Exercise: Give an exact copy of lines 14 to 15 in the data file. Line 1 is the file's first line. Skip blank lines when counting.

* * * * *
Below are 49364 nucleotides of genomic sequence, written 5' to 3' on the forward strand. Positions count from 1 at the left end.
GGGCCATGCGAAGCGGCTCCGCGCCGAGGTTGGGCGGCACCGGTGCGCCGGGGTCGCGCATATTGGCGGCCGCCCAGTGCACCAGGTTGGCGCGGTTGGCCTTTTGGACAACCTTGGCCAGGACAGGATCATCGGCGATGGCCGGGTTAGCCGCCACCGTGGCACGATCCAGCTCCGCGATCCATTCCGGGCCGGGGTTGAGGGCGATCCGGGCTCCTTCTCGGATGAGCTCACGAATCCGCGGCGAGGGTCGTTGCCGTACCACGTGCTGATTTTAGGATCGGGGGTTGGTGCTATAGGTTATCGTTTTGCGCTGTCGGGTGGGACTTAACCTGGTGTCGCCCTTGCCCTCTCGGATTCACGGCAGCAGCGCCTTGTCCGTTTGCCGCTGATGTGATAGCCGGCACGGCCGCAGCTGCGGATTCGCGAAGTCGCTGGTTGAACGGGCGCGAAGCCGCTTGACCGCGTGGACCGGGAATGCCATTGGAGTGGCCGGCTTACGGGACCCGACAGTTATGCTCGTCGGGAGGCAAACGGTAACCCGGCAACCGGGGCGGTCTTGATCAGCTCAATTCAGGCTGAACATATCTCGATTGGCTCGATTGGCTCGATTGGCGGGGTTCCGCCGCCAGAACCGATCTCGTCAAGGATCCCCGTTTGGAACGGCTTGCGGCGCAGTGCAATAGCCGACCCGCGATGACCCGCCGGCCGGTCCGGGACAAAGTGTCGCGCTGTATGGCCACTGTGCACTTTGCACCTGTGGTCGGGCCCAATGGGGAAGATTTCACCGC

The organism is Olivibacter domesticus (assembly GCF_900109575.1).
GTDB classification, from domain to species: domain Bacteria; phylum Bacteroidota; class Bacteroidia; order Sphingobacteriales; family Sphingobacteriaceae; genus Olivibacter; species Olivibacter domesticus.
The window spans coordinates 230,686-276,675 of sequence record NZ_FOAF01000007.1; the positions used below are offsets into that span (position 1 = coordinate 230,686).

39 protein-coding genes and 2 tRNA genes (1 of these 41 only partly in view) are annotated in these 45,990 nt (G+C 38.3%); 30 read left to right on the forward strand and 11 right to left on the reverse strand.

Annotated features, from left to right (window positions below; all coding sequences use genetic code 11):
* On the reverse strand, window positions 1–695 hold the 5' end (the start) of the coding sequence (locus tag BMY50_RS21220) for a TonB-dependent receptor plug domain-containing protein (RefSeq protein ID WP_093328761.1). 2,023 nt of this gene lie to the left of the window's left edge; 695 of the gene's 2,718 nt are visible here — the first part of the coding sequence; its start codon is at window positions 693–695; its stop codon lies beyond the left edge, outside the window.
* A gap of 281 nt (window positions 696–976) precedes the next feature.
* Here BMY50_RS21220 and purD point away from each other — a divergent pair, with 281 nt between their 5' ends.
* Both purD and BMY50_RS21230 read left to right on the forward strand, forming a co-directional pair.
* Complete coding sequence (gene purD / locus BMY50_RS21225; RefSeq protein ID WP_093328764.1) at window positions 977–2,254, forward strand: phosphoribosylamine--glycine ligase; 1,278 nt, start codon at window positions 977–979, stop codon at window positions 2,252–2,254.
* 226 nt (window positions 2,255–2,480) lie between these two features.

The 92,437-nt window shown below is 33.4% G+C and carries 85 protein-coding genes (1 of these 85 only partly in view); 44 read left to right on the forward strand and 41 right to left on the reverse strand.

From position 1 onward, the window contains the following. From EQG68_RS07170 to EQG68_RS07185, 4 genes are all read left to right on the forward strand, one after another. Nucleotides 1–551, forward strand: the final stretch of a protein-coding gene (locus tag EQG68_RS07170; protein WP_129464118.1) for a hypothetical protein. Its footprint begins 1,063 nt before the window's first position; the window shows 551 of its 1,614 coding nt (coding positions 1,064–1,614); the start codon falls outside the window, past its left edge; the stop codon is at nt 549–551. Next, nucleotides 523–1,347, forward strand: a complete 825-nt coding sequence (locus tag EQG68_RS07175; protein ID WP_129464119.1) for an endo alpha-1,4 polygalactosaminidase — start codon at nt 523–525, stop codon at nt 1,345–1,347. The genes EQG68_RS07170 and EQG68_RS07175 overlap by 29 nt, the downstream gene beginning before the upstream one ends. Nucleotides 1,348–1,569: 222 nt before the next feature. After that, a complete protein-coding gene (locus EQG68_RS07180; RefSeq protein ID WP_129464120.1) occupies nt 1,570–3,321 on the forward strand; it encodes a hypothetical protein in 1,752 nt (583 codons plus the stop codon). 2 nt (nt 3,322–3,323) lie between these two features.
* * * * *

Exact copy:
The 92,437-nt window shown below is 33.4% G+C and carries 85 protein-coding genes (1 of these 85 only partly in view); 44 read left to right on the forward strand and 41 right to left on the reverse strand.

From position 1 onward, the window contains the following. From EQG68_RS07170 to EQG68_RS07185, 4 genes are all read left to right on the forward strand, one after another. Nucleotides 1–551, forward strand: the final stretch of a protein-coding gene (locus tag EQG68_RS07170; protein WP_129464118.1) for a hypothetical protein. Its footprint begins 1,063 nt before the window's first position; the window shows 551 of its 1,614 coding nt (coding positions 1,064–1,614); the start codon falls outside the window, past its left edge; the stop codon is at nt 549–551. Next, nucleotides 523–1,347, forward strand: a complete 825-nt coding sequence (locus tag EQG68_RS07175; protein ID WP_129464119.1) for an endo alpha-1,4 polygalactosaminidase — start codon at nt 523–525, stop codon at nt 1,345–1,347. The genes EQG68_RS07170 and EQG68_RS07175 overlap by 29 nt, the downstream gene beginning before the upstream one ends. Nucleotides 1,348–1,569: 222 nt before the next feature. After that, a complete protein-coding gene (locus EQG68_RS07180; RefSeq protein ID WP_129464120.1) occupies nt 1,570–3,321 on the forward strand; it encodes a hypothetical protein in 1,752 nt (583 codons plus the stop codon). 2 nt (nt 3,322–3,323) lie between these two features.